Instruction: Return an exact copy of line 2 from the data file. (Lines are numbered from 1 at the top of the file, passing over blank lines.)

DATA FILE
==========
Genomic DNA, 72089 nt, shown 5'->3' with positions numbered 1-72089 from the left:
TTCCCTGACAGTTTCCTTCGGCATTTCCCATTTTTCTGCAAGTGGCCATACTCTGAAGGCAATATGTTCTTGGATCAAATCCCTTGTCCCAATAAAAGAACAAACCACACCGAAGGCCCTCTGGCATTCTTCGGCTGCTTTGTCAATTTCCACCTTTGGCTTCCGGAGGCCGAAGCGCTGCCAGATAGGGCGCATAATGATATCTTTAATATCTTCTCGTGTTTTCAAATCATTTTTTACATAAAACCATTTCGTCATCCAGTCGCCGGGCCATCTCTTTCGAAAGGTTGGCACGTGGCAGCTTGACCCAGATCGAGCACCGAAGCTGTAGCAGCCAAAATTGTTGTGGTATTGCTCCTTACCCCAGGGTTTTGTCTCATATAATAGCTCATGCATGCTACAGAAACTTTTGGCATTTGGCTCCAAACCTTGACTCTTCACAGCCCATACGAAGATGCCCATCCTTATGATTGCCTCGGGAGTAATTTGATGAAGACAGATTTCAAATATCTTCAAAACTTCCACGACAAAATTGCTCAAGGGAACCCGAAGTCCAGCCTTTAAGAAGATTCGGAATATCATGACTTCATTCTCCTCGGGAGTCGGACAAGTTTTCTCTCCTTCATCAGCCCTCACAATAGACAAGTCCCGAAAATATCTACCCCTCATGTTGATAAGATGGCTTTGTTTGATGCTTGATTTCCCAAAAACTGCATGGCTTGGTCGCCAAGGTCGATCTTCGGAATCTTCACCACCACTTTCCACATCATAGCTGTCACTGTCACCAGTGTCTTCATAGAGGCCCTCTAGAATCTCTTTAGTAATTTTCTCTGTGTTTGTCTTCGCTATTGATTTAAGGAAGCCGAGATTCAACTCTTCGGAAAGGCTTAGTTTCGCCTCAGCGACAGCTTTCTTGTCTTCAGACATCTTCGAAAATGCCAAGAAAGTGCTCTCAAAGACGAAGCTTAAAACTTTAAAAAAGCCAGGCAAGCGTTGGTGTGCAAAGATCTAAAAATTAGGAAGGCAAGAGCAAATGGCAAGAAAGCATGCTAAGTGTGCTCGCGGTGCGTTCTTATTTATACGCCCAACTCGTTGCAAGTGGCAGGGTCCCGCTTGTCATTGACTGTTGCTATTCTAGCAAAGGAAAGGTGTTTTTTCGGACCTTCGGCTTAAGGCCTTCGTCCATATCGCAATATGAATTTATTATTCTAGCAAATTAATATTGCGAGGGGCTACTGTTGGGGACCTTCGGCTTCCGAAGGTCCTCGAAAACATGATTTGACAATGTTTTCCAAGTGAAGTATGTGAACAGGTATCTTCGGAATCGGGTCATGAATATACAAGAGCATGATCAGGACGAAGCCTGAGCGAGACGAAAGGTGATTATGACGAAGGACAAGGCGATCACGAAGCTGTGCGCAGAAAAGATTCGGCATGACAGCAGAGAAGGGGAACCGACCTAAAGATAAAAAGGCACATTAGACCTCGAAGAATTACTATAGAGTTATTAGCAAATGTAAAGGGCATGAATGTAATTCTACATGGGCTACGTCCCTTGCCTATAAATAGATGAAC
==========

TTCCCTGACAGTTTCCTTCGGCATTTCCCATTTTTCTGCAAGTGGCCATACTCTGAAGGCAATATGTTCTTGGATCAAATCCCTTGTCCCAATAAAAGAACAAACCACACCGAAGGCCCTCTGGCATTCTTCGGCTGCTTTGTCAATTTCCACCTTTGGCTTCCGGAGGCCGAAGCGCTGCCAGATAGGGCGCATAATGATATCTTTAATATCTTCTCGTGTTTTCAAATCATTTTTTACATAAAACCATTTCGTCATCCAGTCGCCGGGCCATCTCTTTCGAAAGGTTGGCACGTGGCAGCTTGACCCAGATCGAGCACCGAAGCTGTAGCAGCCAAAATTGTTGTGGTATTGCTCCTTACCCCAGGGTTTTGTCTCATATAATAGCTCATGCATGCTACAGAAACTTTTGGCATTTGGCTCCAAACCTTGACTCTTCACAGCCCATACGAAGATGCCCATCCTTATGATTGCCTCGGGAGTAATTTGATGAAGACAGATTTCAAATATCTTCAAAACTTCCACGACAAAATTGCTCAAGGGAACCCGAAGTCCAGCCTTTAAGAAGATTCGGAATATCATGACTTCATTCTCCTCGGGAGTCGGACAAGTTTTCTCTCCTTCATCAGCCCTCACAATAGACAAGTCCCGAAAATATCTACCCCTCATGTTGATAAGATGGCTTTGTTTGATGCTTGATTTCCCAAAAACTGCATGGCTTGGTCGCCAAGGTCGATCTTCGGAATCTTCACCACCACTTTCCACATCATAGCTGTCACTGTCACCAGTGTCTTCATAGAGGCCCTCTAGAATCTCTTTAGTAATTTTCTCTGTGTTTGTCTTCGCTATTGATTTAAGGAAGCCGAGATTCAACTCTTCGGAAAGGCTTAGTTTCGCCTCAGCGACAGCTTTCTTGTCTTCAGACATCTTCGAAAATGCCAAGAAAGTGCTCTCAAAGACGAAGCTTAAAACTTTAAAAAAGCCAGGCAAGCGTTGGTGTGCAAAGATCTAAAAATTAGGAAGGCAAGAGCAAATGGCAAGAAAGCATGCTAAGTGTGCTCGCGGTGCGTTCTTATTTATACGCCCAACTCGTTGCAAGTGGCAGGGTCCCGCTTGTCATTGACTGTTGCTATTCTAGCAAAGGAAAGGTGTTTTTTCGGACCTTCGGCTTAAGGCCTTCGTCCATATCGCAATATGAATTTATTATTCTAGCAAATTAATATTGCGAGGGGCTACTGTTGGGGACCTTCGGCTTCCGAAGGTCCTCGAAAACATGATTTGACAATGTTTTCCAAGTGAAGTATGTGAACAGGTATCTTCGGAATCGGGTCATGAATATACAAGAGCATGATCAGGACGAAGCCTGAGCGAGACGAAAGGTGATTATGACGAAGGACAAGGCGATCACGAAGCTGTGCGCAGAAAAGATTCGGCATGACAGCAGAGAAGGGGAACCGACCTAAAGATAAAAAGGCACATTAGACCTCGAAGAATTACTATAGAGTTATTAGCAAATGTAAAGGGCATGAATGTAATTCTACATGGGCTACGTCCCTTGCCTATAAATAGATGAAC